I watched a video today called "Silent Children, New Language," and it was interesting. It dealt with the emergence of a new sign language among deaf children in Nicaragua, and there are some very specific things that I found particularly notable and worth examining in the short space allowed here.
The first statement made in the film which I should like to examine is this one: "These children have created a language out of nothing." I wish to further inform this statement with another one from the film: "The ideal linguistic experiment to see whether we have an inborn capacity for language would be to take five children and put them on an island and have them live together in isolation." Now, much is made of the fact that these Nicaraguan children are totally isolated, that they have 'created a language out of nothing,' but this is not entirely the case. These children are not without raw material for their language, nor is it created in total isolation. These children are not alone on an island, but acting and living as best they can within the context of the Nicaraguan culture. We must be careful about the kinds of things we claim as fact supported by evidence. Broad, sweeping, blanket statements are dangerous tools. If we are not careful, we shall find that, in our zeal to find support for our theories, we have editorialized the evidence into a shape which its geometry will not support.
The next statement I should like to examine is more a matter of philosophy than strict linguistics, but is interesting nonetheless. It is a quote of Judy Kegl, and given in reference to her attempt to discover what exactly the signs she was studying meant. "The signs have to come from somewhere." On one level, this is an obvious statement. Everything that is not self-existent must find its source in something else. The same is true of a new language. Considered on another level, however, this is a fantastic statement of faith, and gives us real insight into Doctor Kegl's philosophy of language, and where she stands on the 'inborn language' VS 'social construct language' debate.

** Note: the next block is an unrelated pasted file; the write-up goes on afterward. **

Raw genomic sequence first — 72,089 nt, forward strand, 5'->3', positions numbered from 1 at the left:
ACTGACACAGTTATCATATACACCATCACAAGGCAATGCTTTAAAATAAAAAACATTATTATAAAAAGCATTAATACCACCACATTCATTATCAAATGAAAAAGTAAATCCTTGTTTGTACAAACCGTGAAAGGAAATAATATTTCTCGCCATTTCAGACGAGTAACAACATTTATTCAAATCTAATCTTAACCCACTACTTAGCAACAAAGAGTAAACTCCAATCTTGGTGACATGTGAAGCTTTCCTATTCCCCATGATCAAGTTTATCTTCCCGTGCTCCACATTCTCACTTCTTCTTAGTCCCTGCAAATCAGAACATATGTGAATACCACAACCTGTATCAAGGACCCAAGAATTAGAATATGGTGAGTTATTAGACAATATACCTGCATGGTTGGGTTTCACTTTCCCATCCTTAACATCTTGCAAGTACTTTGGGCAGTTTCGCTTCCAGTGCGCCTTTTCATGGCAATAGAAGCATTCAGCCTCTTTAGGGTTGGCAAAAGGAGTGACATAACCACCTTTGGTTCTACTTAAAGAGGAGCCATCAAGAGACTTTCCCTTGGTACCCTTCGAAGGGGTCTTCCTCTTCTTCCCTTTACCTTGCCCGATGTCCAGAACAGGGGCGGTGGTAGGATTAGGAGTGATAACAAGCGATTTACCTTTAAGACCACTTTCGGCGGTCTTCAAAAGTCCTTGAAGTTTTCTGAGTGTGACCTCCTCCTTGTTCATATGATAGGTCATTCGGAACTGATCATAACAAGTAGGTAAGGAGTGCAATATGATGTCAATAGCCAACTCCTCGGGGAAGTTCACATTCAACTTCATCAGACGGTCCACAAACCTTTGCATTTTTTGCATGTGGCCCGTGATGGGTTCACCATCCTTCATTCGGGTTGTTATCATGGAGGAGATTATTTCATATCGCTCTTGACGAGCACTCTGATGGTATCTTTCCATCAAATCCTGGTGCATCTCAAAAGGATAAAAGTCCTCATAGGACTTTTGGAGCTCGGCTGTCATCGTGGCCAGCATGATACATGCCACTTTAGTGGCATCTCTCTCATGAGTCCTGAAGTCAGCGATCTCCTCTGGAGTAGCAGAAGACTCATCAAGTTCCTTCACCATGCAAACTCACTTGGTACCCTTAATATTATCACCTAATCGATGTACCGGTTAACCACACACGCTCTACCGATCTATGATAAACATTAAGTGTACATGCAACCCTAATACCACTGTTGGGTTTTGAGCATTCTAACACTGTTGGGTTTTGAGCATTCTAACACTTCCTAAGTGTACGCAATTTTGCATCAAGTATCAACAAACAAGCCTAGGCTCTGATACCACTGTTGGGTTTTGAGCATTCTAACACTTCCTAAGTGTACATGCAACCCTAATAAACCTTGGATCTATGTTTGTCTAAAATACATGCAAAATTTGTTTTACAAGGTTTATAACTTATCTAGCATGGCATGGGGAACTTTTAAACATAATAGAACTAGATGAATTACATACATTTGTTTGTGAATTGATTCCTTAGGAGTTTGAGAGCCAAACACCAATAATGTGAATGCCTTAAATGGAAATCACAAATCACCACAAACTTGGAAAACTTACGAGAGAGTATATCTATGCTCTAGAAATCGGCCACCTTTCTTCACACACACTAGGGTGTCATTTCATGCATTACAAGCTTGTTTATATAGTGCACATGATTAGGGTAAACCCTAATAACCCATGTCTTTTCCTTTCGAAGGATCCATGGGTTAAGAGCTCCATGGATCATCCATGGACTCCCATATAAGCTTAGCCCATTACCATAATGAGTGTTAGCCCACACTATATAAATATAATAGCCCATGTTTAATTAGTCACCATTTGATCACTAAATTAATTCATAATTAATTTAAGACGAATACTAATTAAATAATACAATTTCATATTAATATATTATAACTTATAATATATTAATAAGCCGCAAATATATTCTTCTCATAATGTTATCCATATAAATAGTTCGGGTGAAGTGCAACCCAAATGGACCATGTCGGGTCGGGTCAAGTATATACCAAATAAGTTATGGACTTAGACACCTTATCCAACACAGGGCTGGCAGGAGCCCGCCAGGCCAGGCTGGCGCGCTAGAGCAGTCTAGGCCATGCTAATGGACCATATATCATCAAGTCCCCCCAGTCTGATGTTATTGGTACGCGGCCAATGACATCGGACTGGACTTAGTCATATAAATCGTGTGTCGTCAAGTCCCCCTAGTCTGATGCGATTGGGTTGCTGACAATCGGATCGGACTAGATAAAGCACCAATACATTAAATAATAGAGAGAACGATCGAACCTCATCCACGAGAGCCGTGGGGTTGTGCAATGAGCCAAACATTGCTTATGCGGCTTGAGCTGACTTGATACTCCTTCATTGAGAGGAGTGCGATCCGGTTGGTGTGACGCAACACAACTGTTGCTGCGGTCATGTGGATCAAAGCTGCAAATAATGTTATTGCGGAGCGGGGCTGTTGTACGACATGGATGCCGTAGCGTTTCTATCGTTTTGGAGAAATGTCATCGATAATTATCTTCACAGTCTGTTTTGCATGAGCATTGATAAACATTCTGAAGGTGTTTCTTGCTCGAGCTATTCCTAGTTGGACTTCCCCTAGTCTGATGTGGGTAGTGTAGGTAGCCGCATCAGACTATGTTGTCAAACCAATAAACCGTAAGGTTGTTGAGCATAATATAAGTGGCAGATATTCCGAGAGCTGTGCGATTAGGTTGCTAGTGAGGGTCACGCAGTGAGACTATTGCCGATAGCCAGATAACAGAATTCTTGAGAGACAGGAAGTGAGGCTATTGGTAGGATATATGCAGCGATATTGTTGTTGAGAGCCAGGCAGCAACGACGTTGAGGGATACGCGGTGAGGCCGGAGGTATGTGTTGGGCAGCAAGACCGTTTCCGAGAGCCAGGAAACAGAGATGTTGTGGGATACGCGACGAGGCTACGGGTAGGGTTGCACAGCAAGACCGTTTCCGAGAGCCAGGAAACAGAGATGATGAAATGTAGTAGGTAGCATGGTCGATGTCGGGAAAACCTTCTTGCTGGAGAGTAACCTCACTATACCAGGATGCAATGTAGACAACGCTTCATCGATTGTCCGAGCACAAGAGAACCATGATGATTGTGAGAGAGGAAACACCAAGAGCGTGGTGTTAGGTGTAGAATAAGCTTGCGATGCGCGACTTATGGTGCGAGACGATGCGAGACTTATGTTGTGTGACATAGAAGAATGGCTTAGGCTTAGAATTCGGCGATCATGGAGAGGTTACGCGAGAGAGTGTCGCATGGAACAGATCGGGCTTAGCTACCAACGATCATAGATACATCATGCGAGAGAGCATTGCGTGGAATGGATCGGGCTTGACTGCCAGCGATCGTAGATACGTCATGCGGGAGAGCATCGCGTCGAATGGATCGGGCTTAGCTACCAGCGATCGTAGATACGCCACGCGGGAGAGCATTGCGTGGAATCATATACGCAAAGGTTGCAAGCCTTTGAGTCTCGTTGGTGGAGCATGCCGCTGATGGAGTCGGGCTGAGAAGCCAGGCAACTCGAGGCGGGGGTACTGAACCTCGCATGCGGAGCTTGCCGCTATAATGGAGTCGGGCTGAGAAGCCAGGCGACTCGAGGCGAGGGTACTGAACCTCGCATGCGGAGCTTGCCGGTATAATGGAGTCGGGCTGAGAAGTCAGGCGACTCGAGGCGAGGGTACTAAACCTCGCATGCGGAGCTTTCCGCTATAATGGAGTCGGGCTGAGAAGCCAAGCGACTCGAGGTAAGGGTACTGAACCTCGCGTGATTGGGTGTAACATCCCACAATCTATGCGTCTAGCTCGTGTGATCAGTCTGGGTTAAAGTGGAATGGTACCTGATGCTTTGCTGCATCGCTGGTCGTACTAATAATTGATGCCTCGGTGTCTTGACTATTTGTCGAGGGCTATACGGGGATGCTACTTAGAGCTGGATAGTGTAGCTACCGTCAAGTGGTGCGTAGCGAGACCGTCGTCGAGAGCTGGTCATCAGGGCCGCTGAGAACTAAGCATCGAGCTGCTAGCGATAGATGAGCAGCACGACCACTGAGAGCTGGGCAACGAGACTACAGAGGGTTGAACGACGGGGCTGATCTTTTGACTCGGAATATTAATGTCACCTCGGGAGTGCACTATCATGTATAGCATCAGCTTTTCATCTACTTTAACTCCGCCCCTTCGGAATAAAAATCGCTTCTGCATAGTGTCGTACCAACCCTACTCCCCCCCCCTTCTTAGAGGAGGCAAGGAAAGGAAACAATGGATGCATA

Another interesting quote follows along the same lines: "It is not surprising," we are told, by many experts and repeatedly, "to learn that we have an instinctual ability to create language." Furthermore, "It is no more fantastic than the ability of foetal cells to divide and grow from a single cell into a human being." If there were ever in all the history of the world a greater lie about language, I have not heard it. "It is not surprising?" What strange, deluded creature could make such a statement? It is surprising. More accurately, it is fantastic, just as the ability of foetal cells to divide and grow from a single cell into a human being is fantastic. Language is a Romance, and all linguists are Romantics, for only Romantics mistake the sublime for the everyday. It is said that the Hatter is mad because he must measure the human head. So too is the linguist, for he must measure what is meant by such statements.